US envoy to Kosovo and Serbia Richard Grenell says Kosovo's plan to partially lift a tariff on Serbian imports is unacceptable and "must be completely dropped."
Kosovo's premier faced a backlash on Friday for his plan to partially lift a tariff on Serbian imports, with a US diplomat condemning it as a "serious mistake" for falling short of full removal.
The West has been pressuring Kosovo for months to drop the trade barrier.
But the "half measure" Kosovo's Prime Minister Albin Kurti announced on Thursday was met with disapproval from Richard Grenell, the outspoken US envoy to Kosovo and Serbia who was also recently named President Donald Trump's acting intelligence chief.
"We do not support Prime Minister Kurti's half measure," Grenell, known for his blunt approach, wrote on Twitter.
"Our position is quite clear: the tariffs must be completely dropped. Mr Kurti is making a serious mistake," he continued.
The tariff dispute has formed the latest chapter in turbulent ties between the Balkan neighbours, who have yet to normalise their relationship since Kosovo, broke away in a 1998-99 war.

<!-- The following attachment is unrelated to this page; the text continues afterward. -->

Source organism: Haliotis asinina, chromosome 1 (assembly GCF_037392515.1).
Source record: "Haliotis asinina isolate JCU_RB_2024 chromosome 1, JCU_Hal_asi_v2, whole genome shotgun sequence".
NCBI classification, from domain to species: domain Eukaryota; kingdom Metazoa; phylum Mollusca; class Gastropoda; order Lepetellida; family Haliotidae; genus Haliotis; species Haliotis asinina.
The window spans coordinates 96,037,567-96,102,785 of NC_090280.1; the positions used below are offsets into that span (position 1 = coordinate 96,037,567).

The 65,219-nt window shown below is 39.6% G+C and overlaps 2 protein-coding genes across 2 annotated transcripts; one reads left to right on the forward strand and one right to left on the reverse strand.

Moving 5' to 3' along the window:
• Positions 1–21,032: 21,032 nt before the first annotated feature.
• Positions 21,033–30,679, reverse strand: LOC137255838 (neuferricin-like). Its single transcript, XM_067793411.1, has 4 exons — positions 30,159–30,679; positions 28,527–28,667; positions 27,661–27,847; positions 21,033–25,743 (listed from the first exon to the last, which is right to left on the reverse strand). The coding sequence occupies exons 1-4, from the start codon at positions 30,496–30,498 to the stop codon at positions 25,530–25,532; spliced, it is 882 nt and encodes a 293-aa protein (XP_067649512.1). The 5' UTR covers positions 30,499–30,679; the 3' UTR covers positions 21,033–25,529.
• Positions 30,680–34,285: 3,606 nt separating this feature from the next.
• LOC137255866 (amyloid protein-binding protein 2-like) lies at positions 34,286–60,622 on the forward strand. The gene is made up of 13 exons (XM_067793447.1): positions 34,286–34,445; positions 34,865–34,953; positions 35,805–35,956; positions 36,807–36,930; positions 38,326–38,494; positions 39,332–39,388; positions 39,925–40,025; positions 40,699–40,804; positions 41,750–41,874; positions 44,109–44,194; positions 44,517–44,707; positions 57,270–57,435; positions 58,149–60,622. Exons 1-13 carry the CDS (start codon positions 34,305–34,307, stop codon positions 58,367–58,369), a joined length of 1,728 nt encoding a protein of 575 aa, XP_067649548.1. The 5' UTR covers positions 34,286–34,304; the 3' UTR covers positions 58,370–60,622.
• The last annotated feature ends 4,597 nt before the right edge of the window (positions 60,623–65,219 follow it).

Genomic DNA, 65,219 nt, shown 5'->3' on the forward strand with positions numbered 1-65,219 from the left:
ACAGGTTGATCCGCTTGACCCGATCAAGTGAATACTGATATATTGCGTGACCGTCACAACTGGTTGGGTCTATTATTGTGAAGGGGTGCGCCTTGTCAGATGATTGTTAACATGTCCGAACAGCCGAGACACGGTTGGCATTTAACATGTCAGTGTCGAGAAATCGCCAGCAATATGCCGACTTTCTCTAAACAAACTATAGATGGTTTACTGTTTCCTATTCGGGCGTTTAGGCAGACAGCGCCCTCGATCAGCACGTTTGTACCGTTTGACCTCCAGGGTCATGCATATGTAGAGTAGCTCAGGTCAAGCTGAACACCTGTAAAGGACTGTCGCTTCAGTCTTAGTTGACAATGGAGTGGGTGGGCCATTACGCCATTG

Under Kurti's plan the tariff, which has become the latest source of animosity between Kosovo and Serbia, would be first lifted on raw materials.
It would then be scrapped in full in April, but only if Serbia also shows signs of goodwill, Kurti said.
The newly-elected premier also received blowback from both allies and opponents at home.
Kurti's key coalition ally, the LDK party, threatened to quit the government if the tariff was not "revoked unconditionally," deputy Prime Minister Avdullah Hoti told local media.
"Can a government that does not enjoy the United States' support govern successfully?" he asked.
EU welcomes move
Kurti did, however, get measured support from the EU, who welcomed the "first step" towards resuming the EU-led talks between Serbia and Kosovo.
Serbia has never recognised the independence that Kosovo declared in 2008 and has lobbied hard to keep it out of global organisations, including the United Nations.
After it was levied in late 2018, the tariff brought EU-led negotiations between the neighbours to a standstill.
The US, however, has been working a different angle, with Grenell recently bringing the two sides together to work on improving their transportation links.